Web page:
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if (data != undefined || data.length!= 0) {
  return {
    statusCode: 200,
    body: JSON.stringify(data),
    headers: {
      'content-type': 'application/json',
    },
  }
} else {
  let error = new APIError();
  error.message = "Could not process the request at this time.";
  error.code = 500;

  return {
    statusCode: error.code,
    body: JSON.stringify(error),
    headers: {
      'content-type': 'application/json',
    },
  }
}

That’s about it - that’s the function that acts as the API endpoint that retrieves available data.

I’ve connected a custom domain to my Netlify site (data.openspartan.com) and set up redirects in netlify.toml to make sure that I have a clean /api endpoint prefix instead of /.netlify/functions:

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[[redirects]]
  from = "/api/*"
  to = "/.netlify/functions/:splat"
  status = 200

This enables me to then have all the code above running through:

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https://data.openspartan.com/api/enginegamevariants

I can now do the exact same implementation for other entities simply by substituting the target folder in my GitHub repository that contains the assets, so the expression in my GraphQL query above can become something like:

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expression: "HEAD:data/maps"

And of course:

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expression: "HEAD:data/game_variants"

Benefits of creating a clearly structured data collection, am I right? Here it is in action.

Example GIF showing how the data snapshot repository is laid out, where there are category folders and every folder is structured by asset and version IDs

Lastly, the function for asset stats is a bit more convoluted, but that’s only because I wanted one /stats endpoint that returned stats for whatever asset I requested. You can see the implementation in stats.ts. The important bit of code is this:

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let assetClass = event.queryStringParameters.class.toLowerCase();
let assetId = event.queryStringParameters.assetId.toLowerCase();
let assetVersion = event.queryStringParameters.assetVersionId.toLowerCase();

let urlClassIdentifier = "";

let data = new GameEntity();
data.stats = new Array<AssetStats>();

switch (assetClass) {
  case "map": {
    urlClassIdentifier = "maps";
    break;
  }
  case "gamevariant": {
    urlClassIdentifier = "game_variants";
    break;
  }
  default: {
    urlClassIdentifier = "engine_game_variants";
    break;
  }
}

I am reading the query parameters passed to the request, and then slightly modifying them to correctly map each to their respective asset folder in GitHub. Once that cleanup is done, I am requesting specific metadata for each asset through a fetch:

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await fetch(
  `https://raw.githubusercontent.com/OpenSpartan/openspartan-data-snapshots/main/data/${urlClassIdentifier}/${assetId}/${assetVersion}/metadata.json`,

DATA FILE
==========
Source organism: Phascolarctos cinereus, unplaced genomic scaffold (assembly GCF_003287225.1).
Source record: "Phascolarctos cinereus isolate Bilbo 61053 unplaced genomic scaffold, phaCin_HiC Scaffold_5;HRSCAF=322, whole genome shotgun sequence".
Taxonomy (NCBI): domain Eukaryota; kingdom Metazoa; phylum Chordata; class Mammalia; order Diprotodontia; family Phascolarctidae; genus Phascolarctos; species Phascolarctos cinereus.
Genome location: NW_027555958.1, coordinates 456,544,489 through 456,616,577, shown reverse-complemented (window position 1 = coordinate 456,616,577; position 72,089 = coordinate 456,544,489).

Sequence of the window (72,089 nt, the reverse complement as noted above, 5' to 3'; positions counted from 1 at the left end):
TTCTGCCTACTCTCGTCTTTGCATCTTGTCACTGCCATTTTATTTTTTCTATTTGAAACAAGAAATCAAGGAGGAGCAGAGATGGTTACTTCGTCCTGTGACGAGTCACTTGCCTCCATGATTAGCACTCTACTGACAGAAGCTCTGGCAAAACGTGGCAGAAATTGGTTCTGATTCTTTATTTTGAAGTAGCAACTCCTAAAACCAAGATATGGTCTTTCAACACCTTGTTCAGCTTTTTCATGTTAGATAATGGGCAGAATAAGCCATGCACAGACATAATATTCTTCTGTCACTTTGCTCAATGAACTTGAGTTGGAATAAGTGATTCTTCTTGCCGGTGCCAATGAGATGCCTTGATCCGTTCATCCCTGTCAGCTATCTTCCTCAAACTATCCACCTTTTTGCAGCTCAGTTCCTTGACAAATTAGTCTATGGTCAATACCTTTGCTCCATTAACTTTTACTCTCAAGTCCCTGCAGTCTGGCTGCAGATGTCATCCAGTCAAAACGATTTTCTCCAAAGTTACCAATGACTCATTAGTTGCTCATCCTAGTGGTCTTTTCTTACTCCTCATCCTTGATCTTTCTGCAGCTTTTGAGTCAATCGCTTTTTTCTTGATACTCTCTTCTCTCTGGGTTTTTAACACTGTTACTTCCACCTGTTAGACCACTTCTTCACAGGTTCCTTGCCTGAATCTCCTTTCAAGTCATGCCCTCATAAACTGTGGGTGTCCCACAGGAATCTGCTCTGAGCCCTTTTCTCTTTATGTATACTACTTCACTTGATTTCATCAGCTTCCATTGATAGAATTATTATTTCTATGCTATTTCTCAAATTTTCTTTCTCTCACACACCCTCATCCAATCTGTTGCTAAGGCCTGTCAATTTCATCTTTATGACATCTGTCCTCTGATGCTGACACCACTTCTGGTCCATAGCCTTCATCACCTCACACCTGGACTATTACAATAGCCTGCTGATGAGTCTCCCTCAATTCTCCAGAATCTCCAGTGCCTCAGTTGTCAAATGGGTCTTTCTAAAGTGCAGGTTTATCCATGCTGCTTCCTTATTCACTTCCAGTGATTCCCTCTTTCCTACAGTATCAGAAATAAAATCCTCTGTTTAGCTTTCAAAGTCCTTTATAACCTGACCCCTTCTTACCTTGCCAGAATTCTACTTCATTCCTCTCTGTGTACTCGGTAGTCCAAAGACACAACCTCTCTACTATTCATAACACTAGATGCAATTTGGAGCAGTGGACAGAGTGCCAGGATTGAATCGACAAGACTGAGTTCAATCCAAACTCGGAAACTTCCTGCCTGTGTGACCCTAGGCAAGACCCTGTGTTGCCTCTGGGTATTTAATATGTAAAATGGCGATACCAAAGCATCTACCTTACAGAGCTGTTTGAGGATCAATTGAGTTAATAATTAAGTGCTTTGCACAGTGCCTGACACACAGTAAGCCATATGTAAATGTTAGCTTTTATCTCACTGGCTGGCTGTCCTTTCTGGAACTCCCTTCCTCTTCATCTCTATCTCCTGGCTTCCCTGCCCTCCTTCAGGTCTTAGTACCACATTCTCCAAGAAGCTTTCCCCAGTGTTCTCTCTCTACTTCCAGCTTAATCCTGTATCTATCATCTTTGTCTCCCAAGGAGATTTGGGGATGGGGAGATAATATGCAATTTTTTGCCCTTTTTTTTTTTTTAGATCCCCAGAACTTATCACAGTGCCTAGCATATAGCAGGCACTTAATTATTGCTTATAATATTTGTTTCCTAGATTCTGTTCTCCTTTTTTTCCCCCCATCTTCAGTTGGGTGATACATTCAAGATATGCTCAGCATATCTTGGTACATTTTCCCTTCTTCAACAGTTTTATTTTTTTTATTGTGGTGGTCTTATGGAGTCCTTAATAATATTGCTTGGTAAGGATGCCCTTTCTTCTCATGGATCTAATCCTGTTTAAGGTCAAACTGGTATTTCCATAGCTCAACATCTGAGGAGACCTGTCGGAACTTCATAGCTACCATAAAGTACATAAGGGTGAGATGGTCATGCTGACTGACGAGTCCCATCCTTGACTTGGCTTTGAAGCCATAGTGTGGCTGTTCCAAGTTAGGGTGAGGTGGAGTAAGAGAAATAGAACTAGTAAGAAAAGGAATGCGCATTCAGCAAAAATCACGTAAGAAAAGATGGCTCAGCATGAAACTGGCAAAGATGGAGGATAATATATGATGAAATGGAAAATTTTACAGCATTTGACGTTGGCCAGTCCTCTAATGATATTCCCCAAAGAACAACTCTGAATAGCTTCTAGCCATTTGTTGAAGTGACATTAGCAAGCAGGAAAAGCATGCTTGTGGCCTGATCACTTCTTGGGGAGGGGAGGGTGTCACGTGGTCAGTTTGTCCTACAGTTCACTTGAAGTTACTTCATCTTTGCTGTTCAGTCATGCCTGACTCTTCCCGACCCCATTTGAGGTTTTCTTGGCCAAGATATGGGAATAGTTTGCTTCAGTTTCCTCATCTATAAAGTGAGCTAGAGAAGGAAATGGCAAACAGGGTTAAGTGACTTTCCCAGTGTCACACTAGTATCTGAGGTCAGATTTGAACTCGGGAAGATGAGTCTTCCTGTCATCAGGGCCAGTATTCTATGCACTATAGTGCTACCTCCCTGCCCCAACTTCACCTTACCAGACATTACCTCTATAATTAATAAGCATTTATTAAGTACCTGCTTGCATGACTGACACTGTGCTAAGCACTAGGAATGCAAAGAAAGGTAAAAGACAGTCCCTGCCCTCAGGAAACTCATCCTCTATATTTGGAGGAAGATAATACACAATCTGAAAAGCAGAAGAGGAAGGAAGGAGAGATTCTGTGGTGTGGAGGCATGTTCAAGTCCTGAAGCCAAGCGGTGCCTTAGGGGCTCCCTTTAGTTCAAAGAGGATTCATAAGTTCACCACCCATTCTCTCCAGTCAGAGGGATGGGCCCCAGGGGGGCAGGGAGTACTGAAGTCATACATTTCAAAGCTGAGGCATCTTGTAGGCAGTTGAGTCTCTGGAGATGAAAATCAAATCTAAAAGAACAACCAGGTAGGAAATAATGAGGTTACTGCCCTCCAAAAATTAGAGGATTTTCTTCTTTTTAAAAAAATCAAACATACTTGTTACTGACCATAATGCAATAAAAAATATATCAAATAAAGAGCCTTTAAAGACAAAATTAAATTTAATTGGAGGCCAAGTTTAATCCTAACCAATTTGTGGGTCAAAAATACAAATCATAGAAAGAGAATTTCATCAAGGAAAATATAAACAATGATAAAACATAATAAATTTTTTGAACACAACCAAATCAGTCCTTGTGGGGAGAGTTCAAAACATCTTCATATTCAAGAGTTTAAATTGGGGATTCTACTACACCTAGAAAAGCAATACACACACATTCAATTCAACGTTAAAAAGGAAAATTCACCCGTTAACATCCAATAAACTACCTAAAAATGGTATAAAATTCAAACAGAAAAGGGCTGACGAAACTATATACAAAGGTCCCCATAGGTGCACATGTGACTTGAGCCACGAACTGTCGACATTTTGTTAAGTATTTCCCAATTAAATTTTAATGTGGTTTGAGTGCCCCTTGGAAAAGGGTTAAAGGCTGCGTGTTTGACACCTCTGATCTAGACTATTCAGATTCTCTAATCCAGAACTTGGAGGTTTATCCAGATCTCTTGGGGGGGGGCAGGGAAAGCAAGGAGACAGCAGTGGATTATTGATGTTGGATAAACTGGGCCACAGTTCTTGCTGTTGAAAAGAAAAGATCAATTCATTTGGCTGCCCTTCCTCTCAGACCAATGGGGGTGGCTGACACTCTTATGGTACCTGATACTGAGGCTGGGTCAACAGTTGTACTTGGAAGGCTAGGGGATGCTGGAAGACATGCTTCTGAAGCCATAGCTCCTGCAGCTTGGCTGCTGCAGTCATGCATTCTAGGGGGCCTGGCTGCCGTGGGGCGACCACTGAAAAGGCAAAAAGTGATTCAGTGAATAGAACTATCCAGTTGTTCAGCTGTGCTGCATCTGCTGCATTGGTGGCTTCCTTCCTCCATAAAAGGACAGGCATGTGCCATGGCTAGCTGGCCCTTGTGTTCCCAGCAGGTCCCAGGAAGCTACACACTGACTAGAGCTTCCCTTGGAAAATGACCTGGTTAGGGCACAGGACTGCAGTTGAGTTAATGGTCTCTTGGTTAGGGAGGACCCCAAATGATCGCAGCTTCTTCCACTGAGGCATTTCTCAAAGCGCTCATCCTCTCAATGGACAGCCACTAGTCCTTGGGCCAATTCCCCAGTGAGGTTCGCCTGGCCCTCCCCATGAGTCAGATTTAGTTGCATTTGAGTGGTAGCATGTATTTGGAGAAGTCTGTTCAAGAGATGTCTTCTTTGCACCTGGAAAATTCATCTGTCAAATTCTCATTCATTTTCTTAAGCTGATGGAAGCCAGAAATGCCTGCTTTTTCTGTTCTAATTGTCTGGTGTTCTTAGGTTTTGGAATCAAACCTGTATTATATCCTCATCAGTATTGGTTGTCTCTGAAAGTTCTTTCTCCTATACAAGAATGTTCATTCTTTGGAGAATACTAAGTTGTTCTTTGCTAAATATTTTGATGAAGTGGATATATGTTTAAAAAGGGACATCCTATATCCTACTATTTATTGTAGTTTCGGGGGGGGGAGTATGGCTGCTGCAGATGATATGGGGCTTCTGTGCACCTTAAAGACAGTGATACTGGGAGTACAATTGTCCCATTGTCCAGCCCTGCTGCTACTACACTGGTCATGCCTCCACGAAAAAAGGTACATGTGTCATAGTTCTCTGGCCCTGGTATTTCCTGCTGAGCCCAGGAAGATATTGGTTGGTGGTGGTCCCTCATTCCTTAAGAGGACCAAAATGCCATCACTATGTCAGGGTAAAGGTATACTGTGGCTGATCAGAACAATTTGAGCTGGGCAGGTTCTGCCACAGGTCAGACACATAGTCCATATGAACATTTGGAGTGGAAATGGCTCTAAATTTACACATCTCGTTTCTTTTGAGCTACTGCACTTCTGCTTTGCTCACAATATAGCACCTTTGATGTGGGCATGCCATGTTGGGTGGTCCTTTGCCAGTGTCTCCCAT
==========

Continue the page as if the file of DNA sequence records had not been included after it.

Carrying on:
{
    method: "GET",
  }
).then((r) => { 
  if (r.ok){
    return r.json()
  } else {
    return null;
  }
})
.then((jsonResponse) => {
  if (jsonResponse) {
    data.name = jsonResponse.Name;
    data.description = jsonResponse.Description;
    data.heroImageUrl = jsonResponse.HeroImageUrl;
    data.thumbnailImageUrl = jsonResponse.ThumbnailImageUrl;
    data.versionId = jsonResponse.Version;
  }
});

Recall how I mentioned that I can use the https://raw.githubusercontent.com endpoint to get the data I want from public repositories without going through the API - this is it, this is the magic. Once the data is received, it’s stored in a game entity container class. And for the grand finale, I am also requesting the TSV file and using D3.js to fetch it and map the parsed content to the same human-manageable game entity container class:

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const d3 = require('d3-fetch');

const tsvData = await d3.dsv("\t", `https://raw.githubusercontent.com/OpenSpartan/openspartan-data-snapshots/main/data/${urlClassIdentifier}/${assetId}/${assetVersion}/stats.tsv`, (d) => {
  let stats = new AssetStats();
  stats.snapshotTime = d.SnapshotTime;
  stats.recentPlays = d.RecentPlays;
  stats.allTimePlays = d.AllTimePlays;
  stats.favorites = d.Favorites;
  stats.likes = d.Likes;
  stats.bookmarks = d.Bookmarks;
  stats.averageRating = d.AverageRating;
  stats.numberOfRatings = d.NumberOfRatings;

  data.stats.push(stats);
});

Voila! I now can receive stats for all the different assets that get automatically pulled through my data repository. I can even test the endpoints through Postman if I want to have a fancy response visualization (read: with syntax highlighting):

Example GIF showing how to query the API endpoints through Postman.

The endpoints are available to anyone, I am just asking that you be respectful to others and not overload them (GitHub still has an API rate limit, you know) 🤓

In the next implementation, I’ll likely think through ways in which the response can be cached without me round-tripping to GitHub for every call, but that’s for future Den to tackle.